Years ago, when living in Memphis, my Dad's and my guns were stored in my Folks Closet. Even oiled several times per year, My Ithaca Mod 37 Featherlite managed to become mildly pitted with rust. That hasn't become any kind of problem whatsoever since being stored in my rsc with the goldenrod. I don't know what it costs to operate the gr 24/7 but it isn't much. If you're inclined to use an electric bulb in your safe, I'll bet you can get by with a small Christmas (7 or 9 watt ) bulb. (the old type bulbs, not the mini-lights.)

I work at an Auto-Parts store; not a safe company or for Goldenrod.
32 winspl

don
October 18, 2008, 04:23 PM
Prestone makes a product called DRIVEWAY HEAT. It is used to melt snow. It is calcium chloride and is a super dessicant. Put some in a coffee can place in safe and I'll guarentee you it will take water out of the air. When it liquifies dump it and put more in the can. It is fairly cheap at auto parts stores. I use it in containers in which I store my cameras. My cameras cost a bunch more than most guns. If your container is air tight, the resulting humidity will make the Sahara desert seem like a rain forest.

no_problem
October 18, 2008, 04:31 PM
You don't want to keep all of the moisture out of your safe, That would dry up any wood you have contained within. What you want to do is manage the moisture content inside the safe.

I would imagine, based on the OP, that you have excessive moisture. Moisture content would be a function of the temperature. So the easiest way to accomplish humidity management goal would be to control the moisture content. This calls for a strategy of baselining your moisture level first so you can manage the humidity level. I think there is a device called a Hydrometer, that you can install in your safe to indicate the humidity in the safe. That would be your first step.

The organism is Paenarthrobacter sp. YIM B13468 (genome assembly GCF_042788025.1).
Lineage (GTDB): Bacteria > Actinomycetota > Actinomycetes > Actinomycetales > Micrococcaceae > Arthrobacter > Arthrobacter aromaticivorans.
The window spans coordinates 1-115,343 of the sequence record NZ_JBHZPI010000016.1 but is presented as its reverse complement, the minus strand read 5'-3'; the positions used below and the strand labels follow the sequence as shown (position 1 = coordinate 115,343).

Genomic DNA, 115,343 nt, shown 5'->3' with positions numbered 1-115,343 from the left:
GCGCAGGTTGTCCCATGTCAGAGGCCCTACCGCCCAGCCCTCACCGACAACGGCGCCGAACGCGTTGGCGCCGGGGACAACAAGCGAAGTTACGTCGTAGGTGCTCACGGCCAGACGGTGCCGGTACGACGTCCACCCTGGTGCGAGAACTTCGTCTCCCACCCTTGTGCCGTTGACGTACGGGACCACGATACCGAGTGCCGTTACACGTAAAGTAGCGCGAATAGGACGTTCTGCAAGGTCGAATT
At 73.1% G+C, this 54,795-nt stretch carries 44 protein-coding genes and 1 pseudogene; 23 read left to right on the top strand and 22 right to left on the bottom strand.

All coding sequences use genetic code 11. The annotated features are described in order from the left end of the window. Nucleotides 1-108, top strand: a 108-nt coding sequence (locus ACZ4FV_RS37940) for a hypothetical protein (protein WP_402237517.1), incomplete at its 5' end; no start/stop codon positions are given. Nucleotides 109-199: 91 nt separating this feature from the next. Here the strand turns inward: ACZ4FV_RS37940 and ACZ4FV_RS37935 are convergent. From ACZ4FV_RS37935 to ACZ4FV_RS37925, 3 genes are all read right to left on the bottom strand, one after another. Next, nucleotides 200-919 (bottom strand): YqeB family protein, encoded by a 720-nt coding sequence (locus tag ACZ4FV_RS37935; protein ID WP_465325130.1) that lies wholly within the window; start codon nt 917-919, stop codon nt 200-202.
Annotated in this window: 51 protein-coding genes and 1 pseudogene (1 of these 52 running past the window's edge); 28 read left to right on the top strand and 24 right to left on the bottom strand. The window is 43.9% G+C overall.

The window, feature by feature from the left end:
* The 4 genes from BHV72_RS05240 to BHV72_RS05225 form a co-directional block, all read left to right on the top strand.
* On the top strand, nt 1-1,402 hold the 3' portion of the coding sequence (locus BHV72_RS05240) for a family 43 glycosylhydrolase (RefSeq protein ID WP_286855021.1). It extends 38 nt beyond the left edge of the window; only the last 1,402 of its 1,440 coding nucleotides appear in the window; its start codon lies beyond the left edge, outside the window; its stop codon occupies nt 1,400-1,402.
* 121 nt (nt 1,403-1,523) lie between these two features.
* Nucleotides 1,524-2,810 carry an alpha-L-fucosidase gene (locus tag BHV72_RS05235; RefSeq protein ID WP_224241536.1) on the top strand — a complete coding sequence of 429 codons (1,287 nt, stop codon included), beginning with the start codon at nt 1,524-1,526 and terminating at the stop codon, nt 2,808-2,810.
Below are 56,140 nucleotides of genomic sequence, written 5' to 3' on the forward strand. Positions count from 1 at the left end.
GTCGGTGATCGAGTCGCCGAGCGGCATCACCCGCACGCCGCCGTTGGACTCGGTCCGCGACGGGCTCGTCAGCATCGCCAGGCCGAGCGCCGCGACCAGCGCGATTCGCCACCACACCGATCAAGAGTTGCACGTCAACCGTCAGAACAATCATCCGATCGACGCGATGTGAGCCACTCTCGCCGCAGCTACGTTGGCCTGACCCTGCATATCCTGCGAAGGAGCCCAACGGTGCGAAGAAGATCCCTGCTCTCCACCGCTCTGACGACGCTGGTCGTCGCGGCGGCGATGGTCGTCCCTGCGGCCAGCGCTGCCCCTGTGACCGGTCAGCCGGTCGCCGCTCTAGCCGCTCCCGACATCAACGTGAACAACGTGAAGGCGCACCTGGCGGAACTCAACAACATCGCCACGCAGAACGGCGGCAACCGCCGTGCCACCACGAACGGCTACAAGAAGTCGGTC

Once you have the baseline, you can install goldenrods/dessicant combination in your safe until you get the optimum humidity level, that is a level where you don't have excessive rusting, but the air is not so dry that you dry out your wood stocks. Goldenrods install at the bottom of the safe, heats the air, and then the warmer air circulates through the safe. Be aware of too much warm air may cause too dry a condition. Some of the wood stocks I have in my safe are as old as 80 to 100 years old, and I would not want to stress the woods any more than needed. Too much warm dry air would accelerate drying of the wood.

japaneezy
October 18, 2008, 10:36 PM
I work as a computer tech, so everytime i get a new part in for a customer's computer, it comes with a bag of silica gel beads. I have a whole crap load so i throw half in my gun safe and the other half in my camera bags. Helps alot especially since i live in Hawaii.